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I have a .class file and know nothing about the .class file, including class name, fields or methods. What I need to do is finding out everything about the class and instantiate an object of the class.

Remember that we know nothing about inside the .class file, after calling getDeclareMethod() ,getDeclareFields() and getDeclareConstructor(), I know that it contains a filed of String str and a void method with one String parameter which try to assign a name to the variable str and a pure constructor without any parameters.

So the question is how to instantiate an object and invoke the method to assign a String to str? I know how to do it when the declarations of class or method are in the same file, but this one is an unknown .class file, I turn to you guys for help.

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2  
Do you need to do this on an on-going basis? Can you decompile it like Bhavik suggests? Or is this something you have to do time and time again to different 'unknown' classes. Why is the details of the class unknown to you? Where do these classes come from? –  Greg Kopff May 10 '12 at 4:55
1  
+1 Greg, where do these classes come from, and why do you want to use it if you know nothing about it. ;) –  Nishant May 10 '12 at 4:57
    
Thanks for your reply. Oh, it's just an assignment....The professor asks us to do so. –  Huaxiang Man May 10 '12 at 7:10

4 Answers 4

First off, you need to convert the .class file into a Class object. You can do this with URLClassLoader.

Let's assume you have a File classFile and a String className.

try {
    URLClassLoader classLoader = new URLClassLoader(new URL[]{classFile.toURI().toURL()});
    Class<?> clazz = classLoader.loadClass(className);
} catch (Exception e) {
    // something went wrong..
    e.printStackTrace();
}

Now you have your class file stored in a Class object, but how can objects of its type be creating and have methods invoked from? Java reflection, of the java.lang.reflect package, is useful in this situation.

Let's assume you have your Class<?> object stored in a variable named clazz, a String methodName of the method name, and a String toSet of the method argument.

try {
    Object instance = clazz.newInstance();
    Method method = clazz.getDeclaredMethod(methodName, String.class);
    method.setAccessible(true);
    method.invoke(instance, toSet);
} catch (Exception e) {
    // something went wrong..
    e.printStackTrace();
}

Note that if the method name is unknown, you will have to create a way of identifying it, which can be done either via reflection, but is more stably done by checking the bytecode of methods by using a bytecode injection/modification/analysis library such as ASM or BCEL. Although BCEL hasn't been updated since 2006, it is my personal opinion that it is easier to learn how to use; however, ASM is far faster and is up-to-date.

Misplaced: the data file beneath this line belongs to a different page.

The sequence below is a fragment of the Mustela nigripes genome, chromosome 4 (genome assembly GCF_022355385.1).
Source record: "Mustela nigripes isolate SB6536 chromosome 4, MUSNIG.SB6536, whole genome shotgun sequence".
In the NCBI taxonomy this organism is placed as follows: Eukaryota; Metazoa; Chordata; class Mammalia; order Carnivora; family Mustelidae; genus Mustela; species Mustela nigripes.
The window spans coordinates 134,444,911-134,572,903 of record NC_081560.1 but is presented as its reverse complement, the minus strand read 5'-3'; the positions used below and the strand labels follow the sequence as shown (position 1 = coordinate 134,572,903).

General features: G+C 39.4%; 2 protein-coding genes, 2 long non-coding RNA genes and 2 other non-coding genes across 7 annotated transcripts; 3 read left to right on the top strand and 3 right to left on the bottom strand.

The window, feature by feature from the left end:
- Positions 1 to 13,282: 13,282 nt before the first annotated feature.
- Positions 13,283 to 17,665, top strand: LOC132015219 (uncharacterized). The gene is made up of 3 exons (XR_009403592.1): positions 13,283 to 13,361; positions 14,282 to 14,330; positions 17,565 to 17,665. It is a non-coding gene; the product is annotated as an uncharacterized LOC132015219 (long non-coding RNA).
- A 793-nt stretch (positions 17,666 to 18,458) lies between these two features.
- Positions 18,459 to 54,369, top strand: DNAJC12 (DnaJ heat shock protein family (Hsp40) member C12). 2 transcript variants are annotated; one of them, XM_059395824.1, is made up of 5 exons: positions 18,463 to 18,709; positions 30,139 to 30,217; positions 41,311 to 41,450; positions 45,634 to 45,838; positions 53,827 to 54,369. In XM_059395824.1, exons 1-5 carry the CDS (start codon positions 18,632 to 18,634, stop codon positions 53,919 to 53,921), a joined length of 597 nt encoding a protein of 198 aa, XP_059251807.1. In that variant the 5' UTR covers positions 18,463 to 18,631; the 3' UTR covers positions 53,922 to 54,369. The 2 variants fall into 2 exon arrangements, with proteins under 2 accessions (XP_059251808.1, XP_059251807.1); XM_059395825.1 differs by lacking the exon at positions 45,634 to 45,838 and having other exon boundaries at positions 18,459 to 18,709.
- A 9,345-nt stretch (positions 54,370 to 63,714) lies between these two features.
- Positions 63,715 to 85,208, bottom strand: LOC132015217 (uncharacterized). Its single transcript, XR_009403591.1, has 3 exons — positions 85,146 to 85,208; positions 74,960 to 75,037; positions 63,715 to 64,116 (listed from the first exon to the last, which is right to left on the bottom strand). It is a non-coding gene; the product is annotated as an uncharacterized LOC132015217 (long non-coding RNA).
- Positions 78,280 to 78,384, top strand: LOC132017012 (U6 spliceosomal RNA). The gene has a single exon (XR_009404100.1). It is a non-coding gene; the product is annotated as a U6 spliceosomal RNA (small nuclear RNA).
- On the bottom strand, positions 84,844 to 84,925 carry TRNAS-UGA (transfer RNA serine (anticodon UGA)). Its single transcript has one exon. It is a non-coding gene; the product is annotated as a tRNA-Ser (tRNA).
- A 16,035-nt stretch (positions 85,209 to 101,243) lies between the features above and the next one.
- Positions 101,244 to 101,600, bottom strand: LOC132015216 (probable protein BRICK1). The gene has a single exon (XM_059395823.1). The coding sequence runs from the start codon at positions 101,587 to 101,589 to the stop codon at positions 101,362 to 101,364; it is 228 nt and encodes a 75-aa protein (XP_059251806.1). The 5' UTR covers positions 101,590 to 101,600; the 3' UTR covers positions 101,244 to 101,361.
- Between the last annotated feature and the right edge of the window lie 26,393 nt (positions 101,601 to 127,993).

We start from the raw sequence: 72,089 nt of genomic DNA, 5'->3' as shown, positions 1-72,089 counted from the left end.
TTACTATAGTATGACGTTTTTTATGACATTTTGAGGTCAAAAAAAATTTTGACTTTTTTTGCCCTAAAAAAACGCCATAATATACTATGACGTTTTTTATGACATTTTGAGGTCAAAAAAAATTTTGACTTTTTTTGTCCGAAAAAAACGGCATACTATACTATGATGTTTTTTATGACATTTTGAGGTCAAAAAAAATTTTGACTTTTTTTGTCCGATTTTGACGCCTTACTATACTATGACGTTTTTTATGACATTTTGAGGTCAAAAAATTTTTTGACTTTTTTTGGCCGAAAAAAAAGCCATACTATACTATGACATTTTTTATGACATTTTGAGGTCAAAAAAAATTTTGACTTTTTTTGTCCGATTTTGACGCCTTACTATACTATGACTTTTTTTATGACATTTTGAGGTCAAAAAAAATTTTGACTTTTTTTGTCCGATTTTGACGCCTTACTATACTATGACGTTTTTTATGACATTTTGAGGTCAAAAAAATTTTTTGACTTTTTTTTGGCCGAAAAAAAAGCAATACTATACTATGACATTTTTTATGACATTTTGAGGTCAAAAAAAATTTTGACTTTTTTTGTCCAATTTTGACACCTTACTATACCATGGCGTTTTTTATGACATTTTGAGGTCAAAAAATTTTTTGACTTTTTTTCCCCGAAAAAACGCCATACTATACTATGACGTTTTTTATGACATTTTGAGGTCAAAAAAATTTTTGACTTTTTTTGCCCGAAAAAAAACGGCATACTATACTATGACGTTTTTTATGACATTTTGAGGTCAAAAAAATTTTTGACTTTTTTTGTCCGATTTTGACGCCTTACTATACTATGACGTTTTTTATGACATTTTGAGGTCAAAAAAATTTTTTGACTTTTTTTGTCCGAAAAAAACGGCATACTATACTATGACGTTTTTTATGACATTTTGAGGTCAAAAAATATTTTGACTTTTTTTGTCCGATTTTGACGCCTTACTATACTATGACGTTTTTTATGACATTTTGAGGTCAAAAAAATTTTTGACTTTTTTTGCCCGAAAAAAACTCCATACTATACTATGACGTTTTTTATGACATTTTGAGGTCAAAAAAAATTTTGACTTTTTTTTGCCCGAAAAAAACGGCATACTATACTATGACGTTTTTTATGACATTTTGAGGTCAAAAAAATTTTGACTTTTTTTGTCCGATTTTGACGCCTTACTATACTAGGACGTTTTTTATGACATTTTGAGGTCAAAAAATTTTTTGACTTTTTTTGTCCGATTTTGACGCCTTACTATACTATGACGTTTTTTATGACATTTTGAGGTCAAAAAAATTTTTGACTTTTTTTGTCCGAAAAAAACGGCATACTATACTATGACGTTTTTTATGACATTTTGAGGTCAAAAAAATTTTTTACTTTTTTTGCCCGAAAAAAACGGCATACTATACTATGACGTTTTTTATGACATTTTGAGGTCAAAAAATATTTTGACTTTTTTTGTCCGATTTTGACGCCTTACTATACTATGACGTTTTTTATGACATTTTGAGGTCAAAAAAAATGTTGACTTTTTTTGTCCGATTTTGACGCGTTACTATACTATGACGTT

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Why do you say that a bytecode injection approach is more 'stable' than reflection? –  Greg Kopff May 10 '12 at 5:41
    
If the class has overloaded methods and/or the class's method names are unknown, you have to dynamically detect (or save a file which records to save time) which method you wish to use. For example, there is a void a(String) and a void b(String). Because both have the same signature, you can't just use reflection to determine which is the desired setter. Through the use of bytecode analysis, the desired method can be determined at runtime. –  Vulcan May 10 '12 at 5:45
1  
Thank you for the explanation. On a related note, if the purpose is specifically to set a particular field, you can set the field directly using reflection (i.e. not via the accessor method). –  Greg Kopff May 10 '12 at 5:55
    
Hi,guys, I got a silly answer to this problem..In eclipse, we can include the class file in the project then we can instantiate an object of the class. –  Huaxiang Man May 10 '12 at 8:20
    
Of course you could do that, but what if you are dynamically getting the class during the runtime of your application? Then, a URLClassLoader is necessary. –  Vulcan May 10 '12 at 13:40

You can convert that .class file to java file i.e. decompile it using JAD and then know the source of the java file.

You can take of this resource and also find many more on google.

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If you have the .class file, you can write your own ClassLoader, and use defineClass to create a Class instance. From there, you can get the name, and any constructors. If it has a null constructor, you simply do newInstance on the Class instance, otherwise you'll need to hunt down a constructor and pass in the appropriate arguments to the constructors newInstance method.

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Just go with this tutorial u'll get all your answer..

Using Java Reflection

Reflection is a feature in the Java programming language. It allows an executing Java program to examine or "introspect" upon itself, and manipulate internal properties of the program. For example, it's possible for a Java class to obtain the names of all its members and display them.

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